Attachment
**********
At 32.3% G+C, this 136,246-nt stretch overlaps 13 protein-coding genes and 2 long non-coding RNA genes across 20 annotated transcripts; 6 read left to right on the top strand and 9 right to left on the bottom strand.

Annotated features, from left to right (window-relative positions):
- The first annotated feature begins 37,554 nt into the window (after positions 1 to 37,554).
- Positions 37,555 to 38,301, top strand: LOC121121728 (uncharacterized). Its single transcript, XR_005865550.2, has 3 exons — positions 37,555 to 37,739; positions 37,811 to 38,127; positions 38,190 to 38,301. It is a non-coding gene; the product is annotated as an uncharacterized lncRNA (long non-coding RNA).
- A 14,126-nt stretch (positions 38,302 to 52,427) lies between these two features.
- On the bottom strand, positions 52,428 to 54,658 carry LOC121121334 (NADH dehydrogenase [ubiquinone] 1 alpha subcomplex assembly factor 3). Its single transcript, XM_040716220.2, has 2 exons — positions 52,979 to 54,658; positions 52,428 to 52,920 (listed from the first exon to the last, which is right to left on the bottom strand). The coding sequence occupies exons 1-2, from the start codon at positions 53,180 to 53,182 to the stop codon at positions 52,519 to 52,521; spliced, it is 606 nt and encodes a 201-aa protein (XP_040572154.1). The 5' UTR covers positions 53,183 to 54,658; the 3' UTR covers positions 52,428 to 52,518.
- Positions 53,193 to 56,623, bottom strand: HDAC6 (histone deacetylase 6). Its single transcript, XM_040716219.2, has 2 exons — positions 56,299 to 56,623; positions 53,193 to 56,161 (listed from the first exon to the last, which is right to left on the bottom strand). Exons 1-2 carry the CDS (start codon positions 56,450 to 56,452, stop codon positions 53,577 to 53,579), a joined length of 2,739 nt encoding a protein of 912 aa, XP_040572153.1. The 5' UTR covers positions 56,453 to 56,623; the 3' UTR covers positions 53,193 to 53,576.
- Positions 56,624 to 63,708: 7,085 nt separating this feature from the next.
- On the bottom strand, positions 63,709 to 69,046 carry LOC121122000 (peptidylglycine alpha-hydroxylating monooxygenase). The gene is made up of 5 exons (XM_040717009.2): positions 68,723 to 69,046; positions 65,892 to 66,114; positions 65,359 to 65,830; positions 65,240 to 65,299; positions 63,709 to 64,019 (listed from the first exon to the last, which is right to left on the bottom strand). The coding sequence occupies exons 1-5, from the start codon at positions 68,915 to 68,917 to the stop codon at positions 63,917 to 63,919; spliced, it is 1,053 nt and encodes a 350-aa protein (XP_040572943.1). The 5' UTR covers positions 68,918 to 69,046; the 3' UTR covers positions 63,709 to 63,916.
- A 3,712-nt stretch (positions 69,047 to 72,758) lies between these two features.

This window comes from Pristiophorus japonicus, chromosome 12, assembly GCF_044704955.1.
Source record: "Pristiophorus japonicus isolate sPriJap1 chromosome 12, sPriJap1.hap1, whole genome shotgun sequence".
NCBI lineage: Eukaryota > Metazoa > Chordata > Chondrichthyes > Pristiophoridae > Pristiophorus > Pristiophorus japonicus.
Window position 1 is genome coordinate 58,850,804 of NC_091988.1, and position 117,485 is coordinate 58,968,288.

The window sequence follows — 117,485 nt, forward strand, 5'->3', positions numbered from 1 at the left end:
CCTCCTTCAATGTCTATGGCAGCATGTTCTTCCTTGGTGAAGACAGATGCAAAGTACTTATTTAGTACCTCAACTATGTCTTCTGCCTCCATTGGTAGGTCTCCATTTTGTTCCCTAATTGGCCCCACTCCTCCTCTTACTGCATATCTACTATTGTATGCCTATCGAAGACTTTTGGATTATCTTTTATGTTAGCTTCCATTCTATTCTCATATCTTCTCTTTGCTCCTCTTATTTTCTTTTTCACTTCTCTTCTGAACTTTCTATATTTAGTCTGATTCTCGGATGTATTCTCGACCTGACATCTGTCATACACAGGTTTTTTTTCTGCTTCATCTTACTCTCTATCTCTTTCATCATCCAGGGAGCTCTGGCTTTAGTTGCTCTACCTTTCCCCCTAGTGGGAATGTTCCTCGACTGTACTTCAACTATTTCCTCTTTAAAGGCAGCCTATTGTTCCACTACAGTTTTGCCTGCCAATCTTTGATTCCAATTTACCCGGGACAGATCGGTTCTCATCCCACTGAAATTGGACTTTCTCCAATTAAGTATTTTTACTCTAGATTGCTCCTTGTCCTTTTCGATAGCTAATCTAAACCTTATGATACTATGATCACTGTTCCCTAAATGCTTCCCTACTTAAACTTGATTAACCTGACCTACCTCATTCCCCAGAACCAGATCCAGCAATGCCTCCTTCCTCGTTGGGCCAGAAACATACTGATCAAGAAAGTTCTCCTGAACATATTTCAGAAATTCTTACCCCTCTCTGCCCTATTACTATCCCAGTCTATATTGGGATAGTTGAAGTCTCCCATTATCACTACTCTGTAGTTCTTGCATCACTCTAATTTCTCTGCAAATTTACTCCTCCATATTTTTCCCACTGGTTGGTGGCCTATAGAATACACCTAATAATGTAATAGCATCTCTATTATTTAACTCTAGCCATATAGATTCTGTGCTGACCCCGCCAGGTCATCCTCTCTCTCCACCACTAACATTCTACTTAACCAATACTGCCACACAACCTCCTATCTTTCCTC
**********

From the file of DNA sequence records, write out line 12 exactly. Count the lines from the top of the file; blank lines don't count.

Source record: "Pristiophorus japonicus isolate sPriJap1 chromosome 12, sPriJap1.hap1, whole genome shotgun sequence".